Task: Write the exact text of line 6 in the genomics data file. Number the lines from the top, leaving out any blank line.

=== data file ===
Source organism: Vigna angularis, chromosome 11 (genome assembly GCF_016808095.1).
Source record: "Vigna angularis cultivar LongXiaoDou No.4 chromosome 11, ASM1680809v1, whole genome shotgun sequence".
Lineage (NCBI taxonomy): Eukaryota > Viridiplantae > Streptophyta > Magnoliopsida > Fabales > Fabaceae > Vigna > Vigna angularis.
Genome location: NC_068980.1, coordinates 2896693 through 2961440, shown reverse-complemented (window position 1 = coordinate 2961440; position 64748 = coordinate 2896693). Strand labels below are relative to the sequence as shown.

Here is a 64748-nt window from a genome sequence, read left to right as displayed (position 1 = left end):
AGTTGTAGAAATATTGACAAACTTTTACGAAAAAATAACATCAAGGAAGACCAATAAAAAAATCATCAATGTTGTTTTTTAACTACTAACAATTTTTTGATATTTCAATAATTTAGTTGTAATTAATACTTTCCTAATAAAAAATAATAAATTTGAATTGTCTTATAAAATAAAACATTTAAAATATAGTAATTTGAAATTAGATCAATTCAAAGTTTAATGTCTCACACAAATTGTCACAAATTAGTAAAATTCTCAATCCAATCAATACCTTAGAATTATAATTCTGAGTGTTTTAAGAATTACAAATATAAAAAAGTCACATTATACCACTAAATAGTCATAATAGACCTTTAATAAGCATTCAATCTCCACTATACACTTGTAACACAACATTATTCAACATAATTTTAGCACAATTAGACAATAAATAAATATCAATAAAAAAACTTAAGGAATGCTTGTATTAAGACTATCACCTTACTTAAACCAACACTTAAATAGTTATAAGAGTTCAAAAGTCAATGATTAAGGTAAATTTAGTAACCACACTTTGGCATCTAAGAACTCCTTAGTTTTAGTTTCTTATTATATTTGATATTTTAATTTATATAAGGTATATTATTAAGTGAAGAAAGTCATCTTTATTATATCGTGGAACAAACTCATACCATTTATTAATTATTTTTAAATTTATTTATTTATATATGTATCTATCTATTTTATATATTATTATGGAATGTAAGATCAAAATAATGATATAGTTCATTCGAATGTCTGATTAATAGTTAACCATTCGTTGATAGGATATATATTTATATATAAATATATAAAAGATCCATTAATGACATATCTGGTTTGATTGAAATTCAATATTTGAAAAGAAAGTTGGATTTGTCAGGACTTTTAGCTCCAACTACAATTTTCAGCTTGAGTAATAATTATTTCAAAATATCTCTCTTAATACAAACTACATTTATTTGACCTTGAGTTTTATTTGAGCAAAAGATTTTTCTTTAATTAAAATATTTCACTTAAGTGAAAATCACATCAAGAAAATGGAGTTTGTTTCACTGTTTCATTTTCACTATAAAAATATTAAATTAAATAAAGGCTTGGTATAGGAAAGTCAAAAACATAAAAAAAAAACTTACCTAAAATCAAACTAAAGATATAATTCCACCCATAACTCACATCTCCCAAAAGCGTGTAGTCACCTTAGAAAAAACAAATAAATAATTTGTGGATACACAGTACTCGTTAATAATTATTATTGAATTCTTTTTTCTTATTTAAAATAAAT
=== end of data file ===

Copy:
AGTTGTAGAAATATTGACAAACTTTTACGAAAAAATAACATCAAGGAAGACCAATAAAAAAATCATCAATGTTGTTTTTTAACTACTAACAATTTTTTGATATTTCAATAATTTAGTTGTAATTAATACTTTCCTAATAAAAAATAATAAATTTGAATTGTCTTATAAAATAAAACATTTAAAATATAGTAATTTGAAATTAGATCAATTCAAAGTTTAATGTCTCACACAAATTGTCACAAATTAGTAAAATTCTCAATCCAATCAATACCTTAGAATTATAATTCTGAGTGTTTTAAGAATTACAAATATAAAAAAGTCACATTATACCACTAAATAGTCATAATAGACCTTTAATAAGCATTCAATCTCCACTATACACTTGTAACACAACATTATTCAACATAATTTTAGCACAATTAGACAATAAATAAATATCAATAAAAAAACTTAAGGAATGCTTGTATTAAGACTATCACCTTACTTAAACCAACACTTAAATAGTTATAAGAGTTCAAAAGTCAATGATTAAGGTAAATTTAGTAACCACACTTTGGCATCTAAGAACTCCTTAGTTTTAGTTTCTTATTATATTTGATATTTTAATTTATATAAGGTATATTATTAAGTGAAGAAAGTCATCTTTATTATATCGTGGAACAAACTCATACCATTTATTAATTATTTTTAAATTTATTTATTTATATATGTATCTATCTATTTTATATATTATTATGGAATGTAAGATCAAAATAATGATATAGTTCATTCGAATGTCTGATTAATAGTTAACCATTCGTTGATAGGATATATATTTATATATAAATATATAAAAGATCCATTAATGACATATCTGGTTTGATTGAAATTCAATATTTGAAAAGAAAGTTGGATTTGTCAGGACTTTTAGCTCCAACTACAATTTTCAGCTTGAGTAATAATTATTTCAAAATATCTCTCTTAATACAAACTACATTTATTTGACCTTGAGTTTTATTTGAGCAAAAGATTTTTCTTTAATTAAAATATTTCACTTAAGTGAAAATCACATCAAGAAAATGGAGTTTGTTTCACTGTTTCATTTTCACTATAAAAATATTAAATTAAATAAAGGCTTGGTATAGGAAAGTCAAAAACATAAAAAAAAAACTTACCTAAAATCAAACTAAAGATATAATTCCACCCATAACTCACATCTCCCAAAAGCGTGTAGTCACCTTAGAAAAAACAAATAAATAATTTGTGGATACACAGTACTCGTTAATAATTATTATTGAATTCTTTTTTCTTATTTAAAATAAAT